Compromising the VAT invoice on new housing

The government has re-tabled a bill for a reduction in VAT on first residences, aiming to strike a balance between MPs’ concerns and the European Commission, which has launched infringement proceedings against Cyprus over the discount .

A European Union directive to reduce the size of homes with less than 5% VAT has caused an outcry in the Chamber and among property stakeholders, saying it will endanger the recovery of the housing sector. construction and economy.

Cyprus has also come under scrutiny after a report by the island’s audit office claimed current legislation had been abused by foreign investors eyeing golden passports, costing the state millions of dollars. euros of unpaid taxes.

Based on the findings, the Republic suffered revenue losses of €200 million from naturalized Cypriot foreign investors.

As state auditors have reported, foreign investors considering a Cypriot passport were taking advantage of current legislation when buying luxury apartments in tower blocks, getting away with the 5€ VAT clause. %.

In a warning letter, the European Commission points out that third-country nationals also benefit from what is considered a social contingency measure.

The House is now ready to reopen the case, considering the proposal, which has not yet been made public, but reports say the government is on the sidelines.

According to a recent EU directive, member states must introduce 5% VAT legislation on homes up to 140 square meters.

In Cyprus, the reduced rate of VAT at 5% applies for houses up to 200 m² of building area.

The cabinet has already approved the directive and needs parliamentary approval.

According to reports, a house over 170m² under the proposed bill will receive the standard 19% VAT for each square meter over the limit.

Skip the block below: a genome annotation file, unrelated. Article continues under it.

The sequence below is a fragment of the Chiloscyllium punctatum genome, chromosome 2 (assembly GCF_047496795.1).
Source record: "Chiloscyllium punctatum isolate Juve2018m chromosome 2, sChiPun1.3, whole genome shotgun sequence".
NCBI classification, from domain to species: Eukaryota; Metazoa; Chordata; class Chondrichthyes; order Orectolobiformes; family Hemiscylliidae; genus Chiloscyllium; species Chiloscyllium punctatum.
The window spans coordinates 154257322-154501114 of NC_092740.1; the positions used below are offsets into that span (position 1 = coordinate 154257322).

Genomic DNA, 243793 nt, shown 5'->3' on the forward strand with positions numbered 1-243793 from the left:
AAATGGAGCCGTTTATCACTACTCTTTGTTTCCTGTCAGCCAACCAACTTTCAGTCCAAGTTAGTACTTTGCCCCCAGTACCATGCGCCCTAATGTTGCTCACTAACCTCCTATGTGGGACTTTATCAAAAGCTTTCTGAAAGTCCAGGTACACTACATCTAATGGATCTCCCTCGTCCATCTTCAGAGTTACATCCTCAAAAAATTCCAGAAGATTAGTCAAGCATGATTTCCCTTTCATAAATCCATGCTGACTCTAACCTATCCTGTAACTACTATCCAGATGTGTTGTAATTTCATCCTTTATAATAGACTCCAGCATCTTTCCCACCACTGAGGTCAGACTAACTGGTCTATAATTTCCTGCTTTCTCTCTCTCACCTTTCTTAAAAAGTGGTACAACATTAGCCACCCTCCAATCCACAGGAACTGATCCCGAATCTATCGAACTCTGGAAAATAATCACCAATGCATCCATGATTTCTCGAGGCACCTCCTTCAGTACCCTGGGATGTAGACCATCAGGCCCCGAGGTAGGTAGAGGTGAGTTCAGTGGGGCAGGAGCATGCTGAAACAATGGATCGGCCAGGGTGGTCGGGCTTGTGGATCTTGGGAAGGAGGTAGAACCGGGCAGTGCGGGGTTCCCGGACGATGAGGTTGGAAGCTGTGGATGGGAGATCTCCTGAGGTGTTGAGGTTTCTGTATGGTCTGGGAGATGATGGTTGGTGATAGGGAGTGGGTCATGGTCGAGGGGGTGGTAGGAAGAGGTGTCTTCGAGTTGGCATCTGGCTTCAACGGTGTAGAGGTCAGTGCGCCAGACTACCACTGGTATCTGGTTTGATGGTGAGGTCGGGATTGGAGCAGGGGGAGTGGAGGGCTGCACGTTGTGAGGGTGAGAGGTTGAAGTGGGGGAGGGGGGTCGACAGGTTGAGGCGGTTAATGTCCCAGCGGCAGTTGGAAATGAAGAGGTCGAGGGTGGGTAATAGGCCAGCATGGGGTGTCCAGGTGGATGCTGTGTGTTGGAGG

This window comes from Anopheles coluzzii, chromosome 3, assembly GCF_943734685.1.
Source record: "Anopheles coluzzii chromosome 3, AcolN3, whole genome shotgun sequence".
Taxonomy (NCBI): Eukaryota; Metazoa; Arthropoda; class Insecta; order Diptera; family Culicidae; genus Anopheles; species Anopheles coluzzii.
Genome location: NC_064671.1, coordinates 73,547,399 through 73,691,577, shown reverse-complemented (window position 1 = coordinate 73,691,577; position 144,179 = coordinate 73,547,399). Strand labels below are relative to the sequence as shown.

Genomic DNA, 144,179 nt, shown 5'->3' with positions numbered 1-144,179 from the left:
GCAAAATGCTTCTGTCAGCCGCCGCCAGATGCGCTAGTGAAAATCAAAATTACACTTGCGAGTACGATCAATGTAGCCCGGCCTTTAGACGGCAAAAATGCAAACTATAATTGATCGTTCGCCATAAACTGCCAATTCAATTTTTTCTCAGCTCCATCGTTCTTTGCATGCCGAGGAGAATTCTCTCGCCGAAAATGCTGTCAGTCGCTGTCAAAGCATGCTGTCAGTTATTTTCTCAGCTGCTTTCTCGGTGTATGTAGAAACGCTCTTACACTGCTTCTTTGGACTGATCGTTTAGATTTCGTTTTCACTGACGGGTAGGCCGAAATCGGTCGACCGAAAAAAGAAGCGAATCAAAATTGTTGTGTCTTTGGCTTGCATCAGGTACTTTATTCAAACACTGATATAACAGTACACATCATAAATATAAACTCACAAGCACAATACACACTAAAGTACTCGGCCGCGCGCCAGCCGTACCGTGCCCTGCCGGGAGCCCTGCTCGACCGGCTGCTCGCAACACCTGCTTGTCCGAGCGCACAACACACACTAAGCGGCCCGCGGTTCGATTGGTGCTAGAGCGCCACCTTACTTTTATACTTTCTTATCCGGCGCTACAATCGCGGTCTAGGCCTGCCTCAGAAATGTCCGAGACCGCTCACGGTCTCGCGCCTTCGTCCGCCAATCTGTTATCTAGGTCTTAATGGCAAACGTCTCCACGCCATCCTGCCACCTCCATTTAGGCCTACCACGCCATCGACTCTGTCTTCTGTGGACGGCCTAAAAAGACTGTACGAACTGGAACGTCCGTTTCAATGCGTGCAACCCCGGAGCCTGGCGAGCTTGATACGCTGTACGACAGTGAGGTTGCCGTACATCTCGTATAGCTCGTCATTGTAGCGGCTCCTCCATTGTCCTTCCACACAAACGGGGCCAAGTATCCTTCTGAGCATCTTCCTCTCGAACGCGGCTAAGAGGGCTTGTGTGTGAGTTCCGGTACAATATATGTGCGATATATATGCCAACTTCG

But a house larger than 220 square meters would not qualify for the lower 5% VAT rate and instead incur 19% for the entire project.

Currently, this applies to homes over 275 square meters.

For apartments, only the first 90 square meters of an apartment with a maximum area of ​​110 square meters will be taxed at 5% VAT.

The Court of Auditors sent a note to Parliament with its position on the revised bill, expressing its concerns about its compliance with the European obligations of the Republic.

Auditors expressed doubts whether introducing a cap on buildable area and total property value, without linking it to buyers’ income and other social criteria, would satisfy the EU.

He is also concerned about the government’s differentiation between houses and apartments.

Furthermore, the Court of Auditors underlined that under no circumstances should the reduced VAT measure be applied to real estate for investment purposes.

The Technical Chamber of Cyprus (ETEK), advising the government, has proposed that reduced VAT be applicable to houses worth up to €450,000 and apartments worth up to €275,000.

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